Love To Have Bright, Sparkling, Healthy Eyes?
Healthy Living

Love To Have Bright, Sparkling, Healthy Eyes?

Mehvish Hamdare profile Authored by Mehvish Hamdare on 14 Aug 2014 - 11:41.

It's well within your reach. Healthy eyes reflects in its appearance as bright and sparkling. While we are blessed with eyes to see, keeping them healthy even as we age, is at our own will.

The secret to healthy eyes is nothing but good nutrition. It’s simple and in your own control! Like any other organ in the body, the eyes need a host of nutrients to serve you all your life, as windows to this world.

Researchers believe that some age-related eye diseases may be slowed by vitamins and minerals found in fruits and vegetables and in the supplement form. A diet rich in fresh fruits and vegetables, lean protein, nuts and seeds, dairy foods and whole grains that contain vitamins A, C and E, help maintain healthy cells and tissues in the eye.

Here’s a quick low down on the nutrients required for eye care:

Lutein & Zeaxathin:

One of the best known eye-protecting antioxidants, lutein, is found in dark green leafy vegetables like spinach, kale, broccoli. Zeaxanthin can be found in orange sweet peppers, corn, oranges and eggs. A 2009 study found that lutein and zeaxanthin helped to protect eyes against UVA light and also reduce the risk of chronic eye diseases, including age-related macular degeneration and cataracts.

Vitamin C:

A water-soluble vitamin and effective antioxidant, vtamin C helps keep eyes young and healthy by protecting some parts of the eye against damage caused by ultraviolet light. Scientific evidence suggests vitamin C is essential to keeping the eyes healthy and reduce the risk of age-related macular degeneration (AMD) and cataract disease.

Sources: Citrus fruits, guava, red bell peppers, papaya, broccoli, Brussel sprouts, mango, strawberries, raspberries and pineapple.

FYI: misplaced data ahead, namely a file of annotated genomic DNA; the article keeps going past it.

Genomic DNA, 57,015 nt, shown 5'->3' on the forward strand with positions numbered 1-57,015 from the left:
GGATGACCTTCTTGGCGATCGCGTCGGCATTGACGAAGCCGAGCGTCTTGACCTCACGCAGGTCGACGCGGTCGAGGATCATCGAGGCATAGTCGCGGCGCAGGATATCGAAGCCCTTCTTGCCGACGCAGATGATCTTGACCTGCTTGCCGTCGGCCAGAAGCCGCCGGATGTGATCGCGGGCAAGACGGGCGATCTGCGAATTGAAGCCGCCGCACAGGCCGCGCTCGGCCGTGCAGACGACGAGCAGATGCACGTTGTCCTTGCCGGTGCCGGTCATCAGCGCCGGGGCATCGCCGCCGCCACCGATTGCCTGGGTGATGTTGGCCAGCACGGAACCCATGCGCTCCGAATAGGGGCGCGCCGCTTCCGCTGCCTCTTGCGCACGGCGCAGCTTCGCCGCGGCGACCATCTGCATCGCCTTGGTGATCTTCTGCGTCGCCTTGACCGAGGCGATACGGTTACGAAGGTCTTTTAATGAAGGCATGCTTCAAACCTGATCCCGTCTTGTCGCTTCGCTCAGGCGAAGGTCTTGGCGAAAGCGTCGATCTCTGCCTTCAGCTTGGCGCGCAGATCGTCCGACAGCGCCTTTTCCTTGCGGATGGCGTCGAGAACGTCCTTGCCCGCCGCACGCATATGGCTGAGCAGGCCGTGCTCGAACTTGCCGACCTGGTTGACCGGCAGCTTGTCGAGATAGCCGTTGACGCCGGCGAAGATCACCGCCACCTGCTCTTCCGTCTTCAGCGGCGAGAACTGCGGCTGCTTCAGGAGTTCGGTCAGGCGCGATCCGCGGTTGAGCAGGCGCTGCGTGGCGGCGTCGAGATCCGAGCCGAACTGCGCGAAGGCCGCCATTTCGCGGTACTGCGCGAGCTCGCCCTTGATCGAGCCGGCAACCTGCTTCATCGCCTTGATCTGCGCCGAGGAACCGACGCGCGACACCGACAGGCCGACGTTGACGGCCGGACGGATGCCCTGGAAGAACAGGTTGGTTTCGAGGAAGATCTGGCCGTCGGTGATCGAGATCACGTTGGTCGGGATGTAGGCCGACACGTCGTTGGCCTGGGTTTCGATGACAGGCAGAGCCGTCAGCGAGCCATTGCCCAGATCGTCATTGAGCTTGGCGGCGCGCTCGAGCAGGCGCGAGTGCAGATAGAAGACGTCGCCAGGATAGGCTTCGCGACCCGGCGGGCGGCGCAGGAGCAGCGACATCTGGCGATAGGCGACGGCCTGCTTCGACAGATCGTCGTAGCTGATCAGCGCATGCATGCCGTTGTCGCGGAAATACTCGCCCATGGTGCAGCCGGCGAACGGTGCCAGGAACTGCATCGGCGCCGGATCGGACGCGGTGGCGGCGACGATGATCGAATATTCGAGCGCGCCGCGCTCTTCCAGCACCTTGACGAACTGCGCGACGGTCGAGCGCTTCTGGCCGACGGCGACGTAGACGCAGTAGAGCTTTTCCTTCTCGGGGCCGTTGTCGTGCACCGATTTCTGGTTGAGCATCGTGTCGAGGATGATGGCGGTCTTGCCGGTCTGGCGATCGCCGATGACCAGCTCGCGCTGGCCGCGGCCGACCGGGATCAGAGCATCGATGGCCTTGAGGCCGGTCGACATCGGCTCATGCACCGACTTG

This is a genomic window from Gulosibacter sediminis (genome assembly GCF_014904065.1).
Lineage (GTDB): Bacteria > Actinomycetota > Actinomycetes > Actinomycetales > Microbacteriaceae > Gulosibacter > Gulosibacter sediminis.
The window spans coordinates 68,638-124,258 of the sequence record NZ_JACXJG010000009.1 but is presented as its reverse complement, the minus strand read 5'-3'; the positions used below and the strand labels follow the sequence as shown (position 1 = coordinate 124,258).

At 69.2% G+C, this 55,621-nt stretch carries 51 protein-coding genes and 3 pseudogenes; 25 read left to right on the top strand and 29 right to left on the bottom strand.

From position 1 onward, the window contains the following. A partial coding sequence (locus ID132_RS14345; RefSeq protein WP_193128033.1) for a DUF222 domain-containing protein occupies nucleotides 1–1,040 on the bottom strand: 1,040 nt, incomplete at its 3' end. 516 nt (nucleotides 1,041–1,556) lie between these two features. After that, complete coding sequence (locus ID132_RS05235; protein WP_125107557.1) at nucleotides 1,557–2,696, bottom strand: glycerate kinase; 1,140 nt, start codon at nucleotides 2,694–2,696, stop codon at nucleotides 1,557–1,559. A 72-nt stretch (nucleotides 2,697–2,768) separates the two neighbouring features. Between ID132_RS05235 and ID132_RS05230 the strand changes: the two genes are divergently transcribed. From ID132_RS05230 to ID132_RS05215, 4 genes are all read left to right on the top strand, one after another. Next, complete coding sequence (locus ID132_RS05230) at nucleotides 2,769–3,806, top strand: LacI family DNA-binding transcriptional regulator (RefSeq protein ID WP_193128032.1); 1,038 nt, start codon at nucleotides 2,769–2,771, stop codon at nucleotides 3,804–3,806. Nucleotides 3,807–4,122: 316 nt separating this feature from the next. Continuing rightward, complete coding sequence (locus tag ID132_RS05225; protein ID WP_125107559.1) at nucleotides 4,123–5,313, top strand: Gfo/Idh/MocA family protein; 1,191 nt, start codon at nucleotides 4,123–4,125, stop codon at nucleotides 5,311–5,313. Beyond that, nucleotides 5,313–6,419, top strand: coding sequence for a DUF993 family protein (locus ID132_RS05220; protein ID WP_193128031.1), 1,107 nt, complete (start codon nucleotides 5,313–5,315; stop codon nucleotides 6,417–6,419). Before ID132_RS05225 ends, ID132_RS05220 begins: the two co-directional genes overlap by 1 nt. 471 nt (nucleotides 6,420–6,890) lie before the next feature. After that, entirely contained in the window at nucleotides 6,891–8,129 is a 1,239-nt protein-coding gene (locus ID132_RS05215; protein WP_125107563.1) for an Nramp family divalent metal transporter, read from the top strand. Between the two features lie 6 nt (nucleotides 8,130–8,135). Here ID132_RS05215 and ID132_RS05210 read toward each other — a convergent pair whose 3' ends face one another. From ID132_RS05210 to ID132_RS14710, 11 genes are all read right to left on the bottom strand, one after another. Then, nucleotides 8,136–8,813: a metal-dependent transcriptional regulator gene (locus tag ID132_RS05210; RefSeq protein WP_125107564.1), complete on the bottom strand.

Vitamin E:
This fat-soluble vitamin and potent antioxidant, helps in prevention of cataracts and age-related macular degeneration (AMD), a common eye disease associated with aging.

Sources: Wheat germ oil, dark green vegetables, sunflower oil, nuts like hazelnuts, almonds, fortified cereals.

Vitamin A:

Xerophthalmia causing night blindness and dry eyes can be prevented by taking vitamin A and Beta carotene rich foods. In the landmark Age-Related Eye Disease Study (AREDS) sponsored by the National Eye Institute, people at high risk for the disease who took a daily multiple vitamin (vitamins A (as beta carotene), C,  E, zinc and copper had a 25 percent reduced risk of advanced AMD during a six-year period.

Sources: Beef or chicken liver, cod liver oil, eggs, butter, milk, carrots, sweet potatoes, spinach, kale and cantaloupe.

Vitamin D:

Vitamin D reduces inflammation and improves visual acuity in aging eyes.  New research from the Institute of Ophthalmology at University College London revealed striking eye benefits from vitamin D3 supplementation in older mice.

Sources: Sunlight, butter, cream, egg yolks, liver, fortified milk, orange juice and cereals.


Zinc helps protect against AMD and night blindness.

Sources: Beef, eggs, milk, peanuts, pork, oysters, craband whole grains.

Essential Fatty Acids:

Omega-3 fatty acids have been shown to be important for proper visual development and retinal function. In one study participants consuming food sources high in omega-3 fatty acids experienced a 37 percent reduction in AMD.

Sources: Fish, flaxseed oil, walnuts and canola oil.

Points to ponder:

  • Don't wait until you develop an eye problem or any health disorder to make changes to your diet.
  • Ensure that you include at least 2 yellow/red/orange vegetables into your diet each day.
  • While vitamins can be obtained by taking supplements, it is best to get as many of these nutrients as possible through your diet. A diet high in fruits and vegetables and low in saturated fat, trans-fats and sugar. will help not only your eyes but also your overall health.
  • Keep yourself well hydrated.
  • Smoking causes significant risk to eyes. So avoid smoking.
  • Get your eyes checked every two years and more frequently if necessary.

So, colour your plate happy to keep your eyes healthy!


*Disclaimer: This is not medical advice. The content is for educational purposes only. Please contact your doctor for any health care issues.